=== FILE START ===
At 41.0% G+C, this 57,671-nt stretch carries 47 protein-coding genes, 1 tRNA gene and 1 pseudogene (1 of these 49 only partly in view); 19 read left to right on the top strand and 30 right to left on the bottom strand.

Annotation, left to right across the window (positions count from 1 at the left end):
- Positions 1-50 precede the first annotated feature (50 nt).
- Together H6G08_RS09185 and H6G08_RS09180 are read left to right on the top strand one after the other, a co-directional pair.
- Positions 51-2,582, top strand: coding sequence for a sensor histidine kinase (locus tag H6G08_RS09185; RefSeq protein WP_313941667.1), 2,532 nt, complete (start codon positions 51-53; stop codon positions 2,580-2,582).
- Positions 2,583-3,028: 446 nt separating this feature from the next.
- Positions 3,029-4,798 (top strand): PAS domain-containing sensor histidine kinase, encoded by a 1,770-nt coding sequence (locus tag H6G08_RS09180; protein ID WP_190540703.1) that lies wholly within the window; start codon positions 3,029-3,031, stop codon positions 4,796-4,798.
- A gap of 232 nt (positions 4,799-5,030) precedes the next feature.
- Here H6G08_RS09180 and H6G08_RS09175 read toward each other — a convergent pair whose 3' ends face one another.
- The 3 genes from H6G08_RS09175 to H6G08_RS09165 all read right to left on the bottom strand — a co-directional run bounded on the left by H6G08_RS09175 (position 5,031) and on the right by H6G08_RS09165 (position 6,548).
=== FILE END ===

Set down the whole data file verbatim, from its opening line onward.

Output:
At 41.0% G+C, this 57,671-nt stretch carries 47 protein-coding genes, 1 tRNA gene and 1 pseudogene (1 of these 49 only partly in view); 19 read left to right on the top strand and 30 right to left on the bottom strand.

Annotation, left to right across the window (positions count from 1 at the left end):
- Positions 1-50 precede the first annotated feature (50 nt).
- Together H6G08_RS09185 and H6G08_RS09180 are read left to right on the top strand one after the other, a co-directional pair.
- Positions 51-2,582, top strand: coding sequence for a sensor histidine kinase (locus tag H6G08_RS09185; RefSeq protein WP_313941667.1), 2,532 nt, complete (start codon positions 51-53; stop codon positions 2,580-2,582).
- Positions 2,583-3,028: 446 nt separating this feature from the next.
- Positions 3,029-4,798 (top strand): PAS domain-containing sensor histidine kinase, encoded by a 1,770-nt coding sequence (locus tag H6G08_RS09180; protein ID WP_190540703.1) that lies wholly within the window; start codon positions 3,029-3,031, stop codon positions 4,796-4,798.
- A gap of 232 nt (positions 4,799-5,030) precedes the next feature.
- Here H6G08_RS09180 and H6G08_RS09175 read toward each other — a convergent pair whose 3' ends face one another.
- The 3 genes from H6G08_RS09175 to H6G08_RS09165 all read right to left on the bottom strand — a co-directional run bounded on the left by H6G08_RS09175 (position 5,031) and on the right by H6G08_RS09165 (position 6,548).